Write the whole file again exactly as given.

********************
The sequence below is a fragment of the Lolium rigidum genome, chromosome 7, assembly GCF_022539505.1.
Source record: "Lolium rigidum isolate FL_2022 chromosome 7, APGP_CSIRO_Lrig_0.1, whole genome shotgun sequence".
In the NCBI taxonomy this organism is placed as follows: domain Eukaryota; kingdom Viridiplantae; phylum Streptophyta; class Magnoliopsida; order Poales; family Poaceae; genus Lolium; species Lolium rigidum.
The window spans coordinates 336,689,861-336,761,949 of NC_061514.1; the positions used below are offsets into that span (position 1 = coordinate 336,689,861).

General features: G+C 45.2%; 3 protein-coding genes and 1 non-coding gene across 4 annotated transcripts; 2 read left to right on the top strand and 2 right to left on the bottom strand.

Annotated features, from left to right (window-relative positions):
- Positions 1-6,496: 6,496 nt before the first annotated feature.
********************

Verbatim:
The sequence below is a fragment of the Lolium rigidum genome, chromosome 7, assembly GCF_022539505.1.
Source record: "Lolium rigidum isolate FL_2022 chromosome 7, APGP_CSIRO_Lrig_0.1, whole genome shotgun sequence".
In the NCBI taxonomy this organism is placed as follows: domain Eukaryota; kingdom Viridiplantae; phylum Streptophyta; class Magnoliopsida; order Poales; family Poaceae; genus Lolium; species Lolium rigidum.
The window spans coordinates 336,689,861-336,761,949 of NC_061514.1; the positions used below are offsets into that span (position 1 = coordinate 336,689,861).

General features: G+C 45.2%; 3 protein-coding genes and 1 non-coding gene across 4 annotated transcripts; 2 read left to right on the top strand and 2 right to left on the bottom strand.

Annotated features, from left to right (window-relative positions):
- Positions 1-6,496: 6,496 nt before the first annotated feature.